Right off the bat, let's get one thing out of the way: the headline of the piece you are currently reading has been slightly exaggerated. This article will not provide you with a "complete" list of Ontario driving infractions. There is a much more official document that already does that far better than we could ever hope to. It's called the Highway Traffic Act (HTA), and before diving into it, you should bear in mind that it's denser than osmium.
So no, we will not be rehashing every single section and subsection of the HTA. What this is article will do, however, is list every sort of driving charge you can reasonably expect to have, and discuss how exactly those sorts of charges will likely affect your insurance premium rates. It will also highlight certain factors that might seem detrimental but don't actually affect your insurance.
(A quick side note before we begin. If you're curious as to what sort of set fine amounts you'll be paying for a driving conviction in Ontario, they are listed here through the Ontario Court of Justice. There isn't necessarily a correlation between a fine amount and your insurance premium, but it is relevant to this discussion).
Minor, major, and criminal infractions
In the eyes of insurers, driving infractions are typically divided up into three types of categories: minor, major, and criminal. This isn't to say that there is a firm set of guidelines that demarcates all aspects of each category (though in the case of criminal infractions, they can all lead to charges under the criminal code). Just because "Driving with an insecure load" is seen as a minor infraction, there are certain circumstances where it could be assessed more harshly for insurance purposes (though it does have a set fine of $130, or $310 for commercial motor vehicles).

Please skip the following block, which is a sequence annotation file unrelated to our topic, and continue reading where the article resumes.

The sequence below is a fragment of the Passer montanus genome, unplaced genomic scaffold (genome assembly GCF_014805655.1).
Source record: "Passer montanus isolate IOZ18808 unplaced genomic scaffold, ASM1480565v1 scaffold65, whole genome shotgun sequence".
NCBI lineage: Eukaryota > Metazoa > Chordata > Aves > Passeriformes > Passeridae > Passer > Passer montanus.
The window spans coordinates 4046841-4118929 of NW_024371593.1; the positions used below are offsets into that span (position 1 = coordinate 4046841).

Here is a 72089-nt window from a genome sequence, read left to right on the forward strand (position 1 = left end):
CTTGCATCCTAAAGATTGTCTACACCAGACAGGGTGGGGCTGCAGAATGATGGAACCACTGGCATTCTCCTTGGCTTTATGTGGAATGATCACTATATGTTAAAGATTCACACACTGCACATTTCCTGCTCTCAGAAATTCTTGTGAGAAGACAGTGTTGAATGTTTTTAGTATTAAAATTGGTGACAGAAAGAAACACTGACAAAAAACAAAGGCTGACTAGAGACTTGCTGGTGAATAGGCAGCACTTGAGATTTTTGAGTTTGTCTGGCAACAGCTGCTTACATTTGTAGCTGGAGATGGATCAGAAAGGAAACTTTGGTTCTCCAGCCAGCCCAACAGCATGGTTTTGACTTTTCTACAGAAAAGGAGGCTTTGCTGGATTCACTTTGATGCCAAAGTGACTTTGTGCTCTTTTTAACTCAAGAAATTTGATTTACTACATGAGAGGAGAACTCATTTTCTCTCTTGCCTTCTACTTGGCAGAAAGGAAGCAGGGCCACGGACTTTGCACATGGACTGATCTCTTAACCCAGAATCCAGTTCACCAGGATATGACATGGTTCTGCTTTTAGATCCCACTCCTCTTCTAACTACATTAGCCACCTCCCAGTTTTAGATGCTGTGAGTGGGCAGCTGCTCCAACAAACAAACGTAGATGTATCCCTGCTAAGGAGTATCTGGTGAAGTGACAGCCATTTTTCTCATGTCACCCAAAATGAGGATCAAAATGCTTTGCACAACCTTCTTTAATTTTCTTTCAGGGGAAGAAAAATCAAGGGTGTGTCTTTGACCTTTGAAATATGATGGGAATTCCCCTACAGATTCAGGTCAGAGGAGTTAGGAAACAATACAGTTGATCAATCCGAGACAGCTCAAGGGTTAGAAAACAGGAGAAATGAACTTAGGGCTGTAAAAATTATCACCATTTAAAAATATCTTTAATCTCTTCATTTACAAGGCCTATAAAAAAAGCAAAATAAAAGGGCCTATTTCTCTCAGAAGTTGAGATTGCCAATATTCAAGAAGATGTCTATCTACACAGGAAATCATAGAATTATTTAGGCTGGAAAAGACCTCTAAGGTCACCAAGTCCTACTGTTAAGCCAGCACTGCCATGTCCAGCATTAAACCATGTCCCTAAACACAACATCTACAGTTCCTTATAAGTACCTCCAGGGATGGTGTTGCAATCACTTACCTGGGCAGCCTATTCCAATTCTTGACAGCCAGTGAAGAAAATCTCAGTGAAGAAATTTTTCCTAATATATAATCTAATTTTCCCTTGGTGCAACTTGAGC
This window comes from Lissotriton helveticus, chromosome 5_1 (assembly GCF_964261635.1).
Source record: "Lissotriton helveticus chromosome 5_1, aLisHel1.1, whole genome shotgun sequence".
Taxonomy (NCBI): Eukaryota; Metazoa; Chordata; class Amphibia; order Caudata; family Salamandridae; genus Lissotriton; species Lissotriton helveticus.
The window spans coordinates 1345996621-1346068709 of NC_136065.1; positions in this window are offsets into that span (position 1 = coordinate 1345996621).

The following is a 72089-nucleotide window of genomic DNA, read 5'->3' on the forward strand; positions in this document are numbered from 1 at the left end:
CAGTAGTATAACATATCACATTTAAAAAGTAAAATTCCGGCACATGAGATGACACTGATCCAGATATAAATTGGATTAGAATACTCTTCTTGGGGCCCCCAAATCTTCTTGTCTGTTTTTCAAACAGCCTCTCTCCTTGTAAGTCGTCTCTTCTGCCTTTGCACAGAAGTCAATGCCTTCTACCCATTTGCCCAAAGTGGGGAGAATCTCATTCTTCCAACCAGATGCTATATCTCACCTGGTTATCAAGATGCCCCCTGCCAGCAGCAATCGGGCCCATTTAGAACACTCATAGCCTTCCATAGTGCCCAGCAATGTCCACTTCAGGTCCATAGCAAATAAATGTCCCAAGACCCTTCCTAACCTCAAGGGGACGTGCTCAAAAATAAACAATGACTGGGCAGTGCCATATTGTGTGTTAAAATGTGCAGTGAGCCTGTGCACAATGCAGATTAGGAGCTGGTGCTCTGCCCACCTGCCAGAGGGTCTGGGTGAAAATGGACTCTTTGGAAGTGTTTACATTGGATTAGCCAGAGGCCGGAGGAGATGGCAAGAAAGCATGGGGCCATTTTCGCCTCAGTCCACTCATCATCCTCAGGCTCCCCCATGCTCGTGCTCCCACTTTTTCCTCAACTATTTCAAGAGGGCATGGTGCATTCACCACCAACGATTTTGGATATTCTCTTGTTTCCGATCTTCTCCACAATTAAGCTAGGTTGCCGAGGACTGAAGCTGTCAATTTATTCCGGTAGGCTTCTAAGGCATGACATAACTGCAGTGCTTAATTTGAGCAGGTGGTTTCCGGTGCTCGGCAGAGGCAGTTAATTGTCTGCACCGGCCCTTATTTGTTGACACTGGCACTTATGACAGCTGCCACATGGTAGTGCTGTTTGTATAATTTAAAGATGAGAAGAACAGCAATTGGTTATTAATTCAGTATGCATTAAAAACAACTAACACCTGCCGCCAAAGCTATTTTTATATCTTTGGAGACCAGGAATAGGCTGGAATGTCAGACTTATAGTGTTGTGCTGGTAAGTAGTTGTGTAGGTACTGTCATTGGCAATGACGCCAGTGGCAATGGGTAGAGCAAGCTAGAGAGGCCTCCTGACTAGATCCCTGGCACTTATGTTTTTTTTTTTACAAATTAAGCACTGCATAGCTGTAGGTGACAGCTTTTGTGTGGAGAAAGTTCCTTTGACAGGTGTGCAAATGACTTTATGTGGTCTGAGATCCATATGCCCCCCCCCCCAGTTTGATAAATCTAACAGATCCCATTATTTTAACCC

Let's take a look at the division of infractions.
- Crowding vehicle with more people than seatbelts
- Defective brakes
- Driver’s license violations
- Driving with an insecure load
- Driving with open alcohol in vehicle
- Driving without an up-to-date inspection sticker
- Failing to share the road
- Failing to signal
- Failure to use seatbelts
- Failing to yield to another vehicle or pedestrian
- Failure to surrender your license to authority
- Failure to produce evidence of insurance to authority
- Failure to carry an insurance card
- Following too closely
- Headlight offences
- Improper driving in a bus lane
- Improper opening of door
- Improper passing, lane change or turn
- Improper railway crossing
- Improper towing
- Improper use of divided highway
- Obstruction of license plate
- Obstructing the view of other drivers
- Obstructing traffic
- Seatbelt infraction
- Stop sign or traffic light infraction
- Unnecessary noise
- Unnecessary slow driving
- Unsafe move
- Unsafe or prohibited turn
- Unsafe vehicle
- Use of radar warning device
- Wrong way on one way
- All insurance offences
- Distracted driving
- False statement of insurance
- Failure to follow restrictions in a school zone or improper passing zone
- Failing to report an accident
- Failure to report damage to highway property
- Failure to stop for an emergency vehicle
- Failing to stop or improper passing at a school bus
- Producing false evidence of license or insurance
- Speeding in a construction zone
- Violation of license conditions (non-alcohol)
- Careless or dangerous driving
- Criminal negligence
- Driving impaired (blood alcohol level over 0.08 in Ontario)
- Driving while under suspension
- Failing to obey police
- Failing to remain at an accident scene
- Motor manslaughter
- Operating a motor vehicle without insurance
- Speeding 50 km over posted speed limit (or set limit in your province)
- Refusing a breathalyzer test
- Stunting/drag racing
- Violation of license conditions (alcohol-related)
Though there are many administrative- and equipment-related infractions that are also listed in the HTA, these are essentially all the offences you can be ticketed for that derive directly from the act of driving.
A note on tickets and convictions